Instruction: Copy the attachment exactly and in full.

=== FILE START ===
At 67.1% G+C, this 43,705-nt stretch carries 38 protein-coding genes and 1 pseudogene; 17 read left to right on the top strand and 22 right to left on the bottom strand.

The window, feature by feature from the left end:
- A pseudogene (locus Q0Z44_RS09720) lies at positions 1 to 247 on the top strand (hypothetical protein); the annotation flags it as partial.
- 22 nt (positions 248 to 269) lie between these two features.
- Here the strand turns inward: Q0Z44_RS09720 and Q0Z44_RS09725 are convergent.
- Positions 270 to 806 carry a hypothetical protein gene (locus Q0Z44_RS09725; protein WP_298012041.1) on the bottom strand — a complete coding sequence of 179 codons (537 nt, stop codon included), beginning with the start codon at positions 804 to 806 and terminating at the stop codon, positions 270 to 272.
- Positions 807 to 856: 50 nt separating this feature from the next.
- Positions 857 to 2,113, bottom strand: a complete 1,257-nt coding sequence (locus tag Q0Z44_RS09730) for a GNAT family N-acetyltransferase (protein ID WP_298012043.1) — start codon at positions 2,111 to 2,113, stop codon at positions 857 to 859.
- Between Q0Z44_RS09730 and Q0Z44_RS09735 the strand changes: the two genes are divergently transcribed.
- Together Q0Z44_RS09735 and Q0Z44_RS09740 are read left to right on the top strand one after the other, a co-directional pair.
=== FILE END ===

At 67.1% G+C, this 43,705-nt stretch carries 38 protein-coding genes and 1 pseudogene; 17 read left to right on the top strand and 22 right to left on the bottom strand.

The window, feature by feature from the left end:
- A pseudogene (locus Q0Z44_RS09720) lies at positions 1 to 247 on the top strand (hypothetical protein); the annotation flags it as partial.
- 22 nt (positions 248 to 269) lie between these two features.
- Here the strand turns inward: Q0Z44_RS09720 and Q0Z44_RS09725 are convergent.
- Positions 270 to 806 carry a hypothetical protein gene (locus Q0Z44_RS09725; protein WP_298012041.1) on the bottom strand — a complete coding sequence of 179 codons (537 nt, stop codon included), beginning with the start codon at positions 804 to 806 and terminating at the stop codon, positions 270 to 272.
- Positions 807 to 856: 50 nt separating this feature from the next.
- Positions 857 to 2,113, bottom strand: a complete 1,257-nt coding sequence (locus tag Q0Z44_RS09730) for a GNAT family N-acetyltransferase (protein ID WP_298012043.1) — start codon at positions 2,111 to 2,113, stop codon at positions 857 to 859.
- Between Q0Z44_RS09730 and Q0Z44_RS09735 the strand changes: the two genes are divergently transcribed.
- Together Q0Z44_RS09735 and Q0Z44_RS09740 are read left to right on the top strand one after the other, a co-directional pair.